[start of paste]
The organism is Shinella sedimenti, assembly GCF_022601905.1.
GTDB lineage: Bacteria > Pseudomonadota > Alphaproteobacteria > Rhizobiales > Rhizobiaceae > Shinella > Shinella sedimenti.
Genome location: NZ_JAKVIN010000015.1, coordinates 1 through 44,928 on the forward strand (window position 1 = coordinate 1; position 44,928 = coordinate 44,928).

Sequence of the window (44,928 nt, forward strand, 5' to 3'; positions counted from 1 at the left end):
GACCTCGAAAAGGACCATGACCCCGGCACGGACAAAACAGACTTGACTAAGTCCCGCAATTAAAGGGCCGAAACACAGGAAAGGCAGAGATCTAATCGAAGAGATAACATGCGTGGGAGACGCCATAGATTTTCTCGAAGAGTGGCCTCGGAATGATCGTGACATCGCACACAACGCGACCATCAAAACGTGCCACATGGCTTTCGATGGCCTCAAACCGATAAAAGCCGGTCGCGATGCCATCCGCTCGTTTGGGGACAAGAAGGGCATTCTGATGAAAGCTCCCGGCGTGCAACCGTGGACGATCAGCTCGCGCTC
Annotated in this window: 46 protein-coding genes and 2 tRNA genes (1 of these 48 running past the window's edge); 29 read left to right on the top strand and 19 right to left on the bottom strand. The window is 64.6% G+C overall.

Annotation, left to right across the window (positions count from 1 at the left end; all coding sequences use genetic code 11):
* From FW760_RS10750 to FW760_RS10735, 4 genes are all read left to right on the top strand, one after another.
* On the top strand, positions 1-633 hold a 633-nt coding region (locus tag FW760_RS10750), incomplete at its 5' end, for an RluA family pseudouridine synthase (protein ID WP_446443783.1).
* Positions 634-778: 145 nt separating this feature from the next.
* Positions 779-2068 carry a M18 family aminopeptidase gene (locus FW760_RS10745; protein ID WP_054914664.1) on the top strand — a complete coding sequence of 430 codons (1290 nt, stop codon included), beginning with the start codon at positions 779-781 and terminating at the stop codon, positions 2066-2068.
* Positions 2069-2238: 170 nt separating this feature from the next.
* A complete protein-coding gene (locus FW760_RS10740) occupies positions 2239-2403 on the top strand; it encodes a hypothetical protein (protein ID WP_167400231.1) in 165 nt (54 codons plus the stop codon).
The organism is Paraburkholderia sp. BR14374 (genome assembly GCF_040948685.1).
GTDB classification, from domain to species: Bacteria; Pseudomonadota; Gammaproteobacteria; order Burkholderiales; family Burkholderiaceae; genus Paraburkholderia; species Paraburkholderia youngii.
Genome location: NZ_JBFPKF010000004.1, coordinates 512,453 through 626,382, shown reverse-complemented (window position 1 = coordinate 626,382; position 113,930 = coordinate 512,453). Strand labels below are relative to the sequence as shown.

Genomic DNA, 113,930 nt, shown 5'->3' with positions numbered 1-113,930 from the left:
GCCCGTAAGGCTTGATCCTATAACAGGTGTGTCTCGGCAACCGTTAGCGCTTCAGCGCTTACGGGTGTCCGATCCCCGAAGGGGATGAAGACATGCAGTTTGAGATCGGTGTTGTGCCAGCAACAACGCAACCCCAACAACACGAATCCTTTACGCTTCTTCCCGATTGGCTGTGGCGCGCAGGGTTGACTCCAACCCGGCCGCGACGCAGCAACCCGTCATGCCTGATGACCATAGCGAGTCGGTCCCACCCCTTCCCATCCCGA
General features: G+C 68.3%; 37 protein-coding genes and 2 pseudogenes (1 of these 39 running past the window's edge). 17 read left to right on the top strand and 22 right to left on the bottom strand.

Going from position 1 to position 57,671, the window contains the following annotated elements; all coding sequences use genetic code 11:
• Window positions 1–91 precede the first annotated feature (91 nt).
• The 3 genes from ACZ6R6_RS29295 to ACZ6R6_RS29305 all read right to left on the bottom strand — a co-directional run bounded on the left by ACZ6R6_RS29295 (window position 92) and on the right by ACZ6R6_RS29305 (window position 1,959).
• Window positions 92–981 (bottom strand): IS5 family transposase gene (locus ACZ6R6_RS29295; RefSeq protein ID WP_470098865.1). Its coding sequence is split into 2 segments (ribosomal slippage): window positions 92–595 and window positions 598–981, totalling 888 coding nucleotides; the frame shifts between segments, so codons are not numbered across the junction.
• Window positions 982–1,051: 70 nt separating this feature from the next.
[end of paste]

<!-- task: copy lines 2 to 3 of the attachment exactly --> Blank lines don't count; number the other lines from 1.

GTDB lineage: Bacteria > Pseudomonadota > Alphaproteobacteria > Rhizobiales > Rhizobiaceae > Shinella > Shinella sedimenti.
Genome location: NZ_JAKVIN010000015.1, coordinates 1 through 44,928 on the forward strand (window position 1 = coordinate 1; position 44,928 = coordinate 44,928).